1. Compression Brace

A compression knee brace might be a good option if swelling is the primary concern since it provides firm compression to manage swollen tissues. Patients tell me they like this type of brace because they feel more confident about their knees. Compression braces support your knee, making it easier – and more comfortable – to walk and be on your feet.

Compression sleeves are made with breathable, lightweight materials that tend to be more comfortable to get on and off for everyday activities and sports. 


  1. Unloader Brace

I see more people in their 40’s, 50′, and up reporting knee pain due to osteoarthritis from years of wear and tear. Active lifestyles are the norm as people age, so I encounter this complaint all the time.

Unloader braces were created to lessen pain from osteoarthritis by shifting and “unloading” bodyweight off the more damaged portions of your knee, reducing the pain from bone-on-bone tenderness.

Several studies now advise that unloader knee braces and physical therapy exercises can reduce knee pain, improve the quality of function and activity levels, and help postpone or even avoid the need for surgical procedures.

Knee bracing and physical therapy are effective treatment options for knee pain due to osteoarthritis. Doctors and physical therapists often recommend them as part of a comprehensive treatment approach.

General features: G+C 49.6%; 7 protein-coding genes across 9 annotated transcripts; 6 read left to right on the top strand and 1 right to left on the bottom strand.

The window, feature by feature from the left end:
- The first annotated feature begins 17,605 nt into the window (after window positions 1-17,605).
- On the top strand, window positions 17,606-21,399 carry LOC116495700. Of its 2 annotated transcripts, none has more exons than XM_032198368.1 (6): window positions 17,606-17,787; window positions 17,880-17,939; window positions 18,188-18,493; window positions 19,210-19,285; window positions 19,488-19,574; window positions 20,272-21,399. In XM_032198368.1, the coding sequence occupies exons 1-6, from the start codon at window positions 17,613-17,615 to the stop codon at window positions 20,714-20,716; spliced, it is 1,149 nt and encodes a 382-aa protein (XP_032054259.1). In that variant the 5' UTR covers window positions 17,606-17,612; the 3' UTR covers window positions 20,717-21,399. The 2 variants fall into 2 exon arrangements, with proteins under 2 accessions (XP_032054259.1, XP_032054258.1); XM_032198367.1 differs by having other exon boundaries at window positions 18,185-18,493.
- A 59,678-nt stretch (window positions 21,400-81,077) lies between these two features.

1. Bracing the knee for Structured Support

If you have a ligament injury or tear,  a functional brace will provide support to reduce pain due to an unstable knee. The brace can help protect the ligament by limiting side-to-side and forward-back motions of the knee. 

Research suggests that knee bracing may help reduce your risk of re-injury and ongoing damage. If you’re getting back to your favorite sport, you’ll want to consider braces that provide dynamic support to help protect your knee for sports involving sharp turns, lateral movement, or contact.

2. Knee Bracing and Physical Therapy

Remember that knee braces can only do so much. Strength and resilience are important for managing knee pain and injuries. However, a knee brace might be great to help you stay active while getting stronger.

No matter if your knee pain stems from a ligament issue, meniscal tear, or arthritis, keep in mind: Even with a brace on, you can still injure your knee. It is important to keep up with your physical therapy treatment and keep your leg stro

So now what? Which kind of knee brace is best for you?

Remember: to find the right type of brace for you, it’s critical to accurately determine the specific condition you want the brace to address.

Ask yourself this: “Is my pain my primary issue? Swelling? Instability? Arthritis?

Don’t worry if this information is overwhelming. There are lots of different knee braces out there. An expert physical therapist near you will help determine your specific needs and advise you to find what works best in your situation.  

Did this information resonate with you? If so, you would greatly benefit from a FREE, 1-on-1 assessment of your individual body so we can get you back to being more active with pain.

Chris S

Dr. Chris Sovey

Healthy Consumer PT

"We Help Adults 40+ Living With Pain, Stiffness, Or Loose Joints Get Healthy, Age Stronger, And Get Back To The Activities They Love, Even If Past Treatments Have Failed"